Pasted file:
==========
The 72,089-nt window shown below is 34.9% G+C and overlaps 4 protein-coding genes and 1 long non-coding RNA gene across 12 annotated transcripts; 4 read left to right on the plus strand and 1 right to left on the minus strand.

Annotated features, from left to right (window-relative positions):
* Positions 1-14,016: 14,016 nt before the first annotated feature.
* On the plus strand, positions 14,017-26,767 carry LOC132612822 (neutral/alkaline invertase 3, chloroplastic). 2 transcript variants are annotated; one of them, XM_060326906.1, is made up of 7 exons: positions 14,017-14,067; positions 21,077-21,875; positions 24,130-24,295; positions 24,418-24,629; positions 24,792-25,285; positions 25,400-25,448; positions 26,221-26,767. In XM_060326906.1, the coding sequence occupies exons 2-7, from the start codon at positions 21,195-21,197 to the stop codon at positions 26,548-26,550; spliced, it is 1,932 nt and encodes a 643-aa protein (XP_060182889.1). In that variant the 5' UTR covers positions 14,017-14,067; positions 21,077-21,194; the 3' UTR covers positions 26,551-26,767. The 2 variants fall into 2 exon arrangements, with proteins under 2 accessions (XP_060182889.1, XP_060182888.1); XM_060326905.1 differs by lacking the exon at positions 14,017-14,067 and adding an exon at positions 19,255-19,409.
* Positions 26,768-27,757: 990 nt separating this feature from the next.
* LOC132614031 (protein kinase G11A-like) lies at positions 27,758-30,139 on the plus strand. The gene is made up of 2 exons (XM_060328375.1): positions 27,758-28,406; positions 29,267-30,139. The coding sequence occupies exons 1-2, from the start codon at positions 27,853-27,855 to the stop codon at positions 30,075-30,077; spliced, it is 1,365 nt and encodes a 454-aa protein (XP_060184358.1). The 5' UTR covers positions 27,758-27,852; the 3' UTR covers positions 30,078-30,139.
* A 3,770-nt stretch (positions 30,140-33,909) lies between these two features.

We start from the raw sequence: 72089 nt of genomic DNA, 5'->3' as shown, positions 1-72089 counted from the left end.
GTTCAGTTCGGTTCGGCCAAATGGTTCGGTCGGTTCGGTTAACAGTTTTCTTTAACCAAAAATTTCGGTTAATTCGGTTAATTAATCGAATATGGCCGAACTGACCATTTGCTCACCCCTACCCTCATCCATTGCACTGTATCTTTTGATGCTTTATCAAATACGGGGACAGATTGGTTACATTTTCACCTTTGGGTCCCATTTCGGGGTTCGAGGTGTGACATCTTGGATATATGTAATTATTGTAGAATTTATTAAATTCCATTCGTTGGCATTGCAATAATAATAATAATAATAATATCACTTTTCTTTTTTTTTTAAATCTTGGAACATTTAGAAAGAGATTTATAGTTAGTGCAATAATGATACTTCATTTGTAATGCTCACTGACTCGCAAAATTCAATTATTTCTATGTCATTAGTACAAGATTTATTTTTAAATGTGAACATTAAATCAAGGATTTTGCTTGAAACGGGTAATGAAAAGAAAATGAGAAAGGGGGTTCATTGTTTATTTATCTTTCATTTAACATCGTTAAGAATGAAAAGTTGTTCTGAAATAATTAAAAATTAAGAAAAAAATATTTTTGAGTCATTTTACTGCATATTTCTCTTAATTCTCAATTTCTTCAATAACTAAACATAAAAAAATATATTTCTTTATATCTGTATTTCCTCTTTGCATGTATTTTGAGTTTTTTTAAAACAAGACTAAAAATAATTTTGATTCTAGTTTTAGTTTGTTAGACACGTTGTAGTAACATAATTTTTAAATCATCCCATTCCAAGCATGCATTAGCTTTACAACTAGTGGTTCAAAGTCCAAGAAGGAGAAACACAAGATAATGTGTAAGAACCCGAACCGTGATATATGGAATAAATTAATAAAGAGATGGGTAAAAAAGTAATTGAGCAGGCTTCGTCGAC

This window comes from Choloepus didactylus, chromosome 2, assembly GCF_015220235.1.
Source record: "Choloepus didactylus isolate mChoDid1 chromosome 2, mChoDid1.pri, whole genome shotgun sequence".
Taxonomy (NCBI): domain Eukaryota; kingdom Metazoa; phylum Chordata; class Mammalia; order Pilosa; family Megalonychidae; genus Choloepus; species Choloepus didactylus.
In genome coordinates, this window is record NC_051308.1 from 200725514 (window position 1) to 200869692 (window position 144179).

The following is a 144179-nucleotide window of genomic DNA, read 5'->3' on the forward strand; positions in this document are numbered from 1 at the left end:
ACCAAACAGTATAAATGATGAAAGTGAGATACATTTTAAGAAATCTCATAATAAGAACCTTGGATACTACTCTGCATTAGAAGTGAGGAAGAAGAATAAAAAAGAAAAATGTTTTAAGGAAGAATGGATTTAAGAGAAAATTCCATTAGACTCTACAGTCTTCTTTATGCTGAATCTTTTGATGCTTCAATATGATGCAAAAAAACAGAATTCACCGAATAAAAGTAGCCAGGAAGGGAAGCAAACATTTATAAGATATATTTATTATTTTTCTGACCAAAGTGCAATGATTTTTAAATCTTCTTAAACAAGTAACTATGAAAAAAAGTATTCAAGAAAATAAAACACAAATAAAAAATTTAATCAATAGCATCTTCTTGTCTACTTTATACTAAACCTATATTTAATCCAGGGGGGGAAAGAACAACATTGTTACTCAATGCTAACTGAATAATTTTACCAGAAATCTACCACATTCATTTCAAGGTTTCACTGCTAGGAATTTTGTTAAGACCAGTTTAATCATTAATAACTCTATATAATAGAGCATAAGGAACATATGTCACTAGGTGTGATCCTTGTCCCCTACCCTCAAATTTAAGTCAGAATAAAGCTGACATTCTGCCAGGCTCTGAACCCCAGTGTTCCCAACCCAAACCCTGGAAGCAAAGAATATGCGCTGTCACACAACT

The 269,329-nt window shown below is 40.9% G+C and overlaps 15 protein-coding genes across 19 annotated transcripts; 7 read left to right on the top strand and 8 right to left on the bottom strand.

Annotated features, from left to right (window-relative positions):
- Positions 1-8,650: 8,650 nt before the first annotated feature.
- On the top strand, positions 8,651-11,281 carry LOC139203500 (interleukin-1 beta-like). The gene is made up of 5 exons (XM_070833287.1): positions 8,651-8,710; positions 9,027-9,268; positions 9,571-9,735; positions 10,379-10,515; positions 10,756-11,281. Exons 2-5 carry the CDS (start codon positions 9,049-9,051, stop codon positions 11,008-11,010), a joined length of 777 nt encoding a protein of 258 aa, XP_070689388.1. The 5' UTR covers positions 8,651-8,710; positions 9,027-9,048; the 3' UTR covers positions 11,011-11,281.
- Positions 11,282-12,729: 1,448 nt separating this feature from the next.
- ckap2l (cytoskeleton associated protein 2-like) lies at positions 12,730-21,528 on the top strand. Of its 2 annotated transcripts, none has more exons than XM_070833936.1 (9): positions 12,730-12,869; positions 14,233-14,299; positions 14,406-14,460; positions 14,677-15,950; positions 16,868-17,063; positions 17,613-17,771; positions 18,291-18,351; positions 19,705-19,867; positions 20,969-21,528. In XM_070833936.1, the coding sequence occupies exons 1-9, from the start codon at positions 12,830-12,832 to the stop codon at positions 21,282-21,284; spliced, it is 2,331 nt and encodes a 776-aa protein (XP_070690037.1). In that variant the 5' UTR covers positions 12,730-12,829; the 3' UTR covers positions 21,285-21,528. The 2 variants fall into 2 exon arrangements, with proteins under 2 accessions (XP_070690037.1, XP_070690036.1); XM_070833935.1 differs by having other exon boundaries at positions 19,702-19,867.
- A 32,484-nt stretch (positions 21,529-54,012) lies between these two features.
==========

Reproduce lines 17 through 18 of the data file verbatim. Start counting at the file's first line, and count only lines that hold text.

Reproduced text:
Annotated features, from left to right (window-relative positions):
- Positions 1-8,650: 8,650 nt before the first annotated feature.